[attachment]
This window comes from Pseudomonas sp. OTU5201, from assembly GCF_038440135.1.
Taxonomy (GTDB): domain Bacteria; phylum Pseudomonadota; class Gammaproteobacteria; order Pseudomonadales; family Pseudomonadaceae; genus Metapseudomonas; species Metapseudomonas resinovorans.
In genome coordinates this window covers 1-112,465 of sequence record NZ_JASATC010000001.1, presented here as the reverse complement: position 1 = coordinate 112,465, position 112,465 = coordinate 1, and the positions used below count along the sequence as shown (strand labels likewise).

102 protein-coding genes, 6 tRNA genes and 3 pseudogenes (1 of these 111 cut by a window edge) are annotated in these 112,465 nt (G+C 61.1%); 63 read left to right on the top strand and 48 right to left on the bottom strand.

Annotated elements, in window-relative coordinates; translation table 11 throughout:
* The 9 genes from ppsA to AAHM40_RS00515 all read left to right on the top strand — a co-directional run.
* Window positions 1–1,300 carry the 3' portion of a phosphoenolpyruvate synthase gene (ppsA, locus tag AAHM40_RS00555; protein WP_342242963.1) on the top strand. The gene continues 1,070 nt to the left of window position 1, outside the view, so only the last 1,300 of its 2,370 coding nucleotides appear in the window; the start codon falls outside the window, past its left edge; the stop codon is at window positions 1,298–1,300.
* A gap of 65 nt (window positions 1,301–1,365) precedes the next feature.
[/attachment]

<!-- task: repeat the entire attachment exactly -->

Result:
This window comes from Pseudomonas sp. OTU5201, from assembly GCF_038440135.1.
Taxonomy (GTDB): domain Bacteria; phylum Pseudomonadota; class Gammaproteobacteria; order Pseudomonadales; family Pseudomonadaceae; genus Metapseudomonas; species Metapseudomonas resinovorans.
In genome coordinates this window covers 1-112,465 of sequence record NZ_JASATC010000001.1, presented here as the reverse complement: position 1 = coordinate 112,465, position 112,465 = coordinate 1, and the positions used below count along the sequence as shown (strand labels likewise).

102 protein-coding genes, 6 tRNA genes and 3 pseudogenes (1 of these 111 cut by a window edge) are annotated in these 112,465 nt (G+C 61.1%); 63 read left to right on the top strand and 48 right to left on the bottom strand.

Annotated elements, in window-relative coordinates; translation table 11 throughout:
* The 9 genes from ppsA to AAHM40_RS00515 all read left to right on the top strand — a co-directional run.
* Window positions 1–1,300 carry the 3' portion of a phosphoenolpyruvate synthase gene (ppsA, locus tag AAHM40_RS00555; protein WP_342242963.1) on the top strand. The gene continues 1,070 nt to the left of window position 1, outside the view, so only the last 1,300 of its 2,370 coding nucleotides appear in the window; the start codon falls outside the window, past its left edge; the stop codon is at window positions 1,298–1,300.
* A gap of 65 nt (window positions 1,301–1,365) precedes the next feature.